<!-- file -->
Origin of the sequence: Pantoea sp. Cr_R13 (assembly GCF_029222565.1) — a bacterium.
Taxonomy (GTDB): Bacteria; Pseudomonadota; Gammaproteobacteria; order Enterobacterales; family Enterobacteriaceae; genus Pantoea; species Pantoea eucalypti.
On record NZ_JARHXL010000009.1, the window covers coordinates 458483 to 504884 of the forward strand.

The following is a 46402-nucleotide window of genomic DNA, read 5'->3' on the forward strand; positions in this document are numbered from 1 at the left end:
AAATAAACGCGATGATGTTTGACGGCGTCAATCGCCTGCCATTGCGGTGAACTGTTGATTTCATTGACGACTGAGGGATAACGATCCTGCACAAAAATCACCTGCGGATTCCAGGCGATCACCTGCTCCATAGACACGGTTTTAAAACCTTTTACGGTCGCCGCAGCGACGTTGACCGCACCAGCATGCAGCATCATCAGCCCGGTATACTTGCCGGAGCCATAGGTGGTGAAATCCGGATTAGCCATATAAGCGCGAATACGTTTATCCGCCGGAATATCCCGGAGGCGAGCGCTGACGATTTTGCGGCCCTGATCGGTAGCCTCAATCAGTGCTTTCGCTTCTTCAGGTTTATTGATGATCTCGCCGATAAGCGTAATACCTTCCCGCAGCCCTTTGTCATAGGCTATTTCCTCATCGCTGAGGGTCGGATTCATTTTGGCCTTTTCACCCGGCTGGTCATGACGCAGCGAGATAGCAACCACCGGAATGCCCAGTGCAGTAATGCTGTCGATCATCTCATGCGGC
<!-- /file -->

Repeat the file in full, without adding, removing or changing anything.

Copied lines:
Origin of the sequence: Pantoea sp. Cr_R13 (assembly GCF_029222565.1) — a bacterium.
Taxonomy (GTDB): Bacteria; Pseudomonadota; Gammaproteobacteria; order Enterobacterales; family Enterobacteriaceae; genus Pantoea; species Pantoea eucalypti.
On record NZ_JARHXL010000009.1, the window covers coordinates 458483 to 504884 of the forward strand.

The following is a 46402-nucleotide window of genomic DNA, read 5'->3' on the forward strand; positions in this document are numbered from 1 at the left end:
AAATAAACGCGATGATGTTTGACGGCGTCAATCGCCTGCCATTGCGGTGAACTGTTGATTTCATTGACGACTGAGGGATAACGATCCTGCACAAAAATCACCTGCGGATTCCAGGCGATCACCTGCTCCATAGACACGGTTTTAAAACCTTTTACGGTCGCCGCAGCGACGTTGACCGCACCAGCATGCAGCATCATCAGCCCGGTATACTTGCCGGAGCCATAGGTGGTGAAATCCGGATTAGCCATATAAGCGCGAATACGTTTATCCGCCGGAATATCCCGGAGGCGAGCGCTGACGATTTTGCGGCCCTGATCGGTAGCCTCAATCAGTGCTTTCGCTTCTTCAGGTTTATTGATGATCTCGCCGATAAGCGTAATACCTTCCCGCAGCCCTTTGTCATAGGCTATTTCCTCATCGCTGAGGGTCGGATTCATTTTGGCCTTTTCACCCGGCTGGTCATGACGCAGCGAGATAGCAACCACCGGAATGCCCAGTGCAGTAATGCTGTCGATCATCTCATGCGGC